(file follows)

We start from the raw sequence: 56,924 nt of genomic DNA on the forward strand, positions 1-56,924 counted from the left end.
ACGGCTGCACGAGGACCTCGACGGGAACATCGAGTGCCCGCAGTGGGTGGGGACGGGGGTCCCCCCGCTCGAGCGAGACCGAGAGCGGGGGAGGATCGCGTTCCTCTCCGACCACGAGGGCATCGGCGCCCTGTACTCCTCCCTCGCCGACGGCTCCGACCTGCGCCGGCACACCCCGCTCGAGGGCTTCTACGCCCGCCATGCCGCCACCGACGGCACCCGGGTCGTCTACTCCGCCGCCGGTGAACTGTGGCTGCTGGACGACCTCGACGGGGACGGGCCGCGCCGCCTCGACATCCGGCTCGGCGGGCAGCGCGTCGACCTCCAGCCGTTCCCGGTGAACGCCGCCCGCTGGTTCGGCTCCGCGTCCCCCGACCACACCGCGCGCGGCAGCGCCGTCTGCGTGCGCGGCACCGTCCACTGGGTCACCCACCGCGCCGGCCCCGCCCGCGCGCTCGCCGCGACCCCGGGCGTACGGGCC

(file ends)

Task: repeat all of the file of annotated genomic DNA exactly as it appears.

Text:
We start from the raw sequence: 56,924 nt of genomic DNA on the forward strand, positions 1-56,924 counted from the left end.
ACGGCTGCACGAGGACCTCGACGGGAACATCGAGTGCCCGCAGTGGGTGGGGACGGGGGTCCCCCCGCTCGAGCGAGACCGAGAGCGGGGGAGGATCGCGTTCCTCTCCGACCACGAGGGCATCGGCGCCCTGTACTCCTCCCTCGCCGACGGCTCCGACCTGCGCCGGCACACCCCGCTCGAGGGCTTCTACGCCCGCCATGCCGCCACCGACGGCACCCGGGTCGTCTACTCCGCCGCCGGTGAACTGTGGCTGCTGGACGACCTCGACGGGGACGGGCCGCGCCGCCTCGACATCCGGCTCGGCGGGCAGCGCGTCGACCTCCAGCCGTTCCCGGTGAACGCCGCCCGCTGGTTCGGCTCCGCGTCCCCCGACCACACCGCGCGCGGCAGCGCCGTCTGCGTGCGCGGCACCGTCCACTGGGTCACCCACCGCGCCGGCCCCGCCCGCGCGCTCGCCGCGACCCCGGGCGTACGGGCC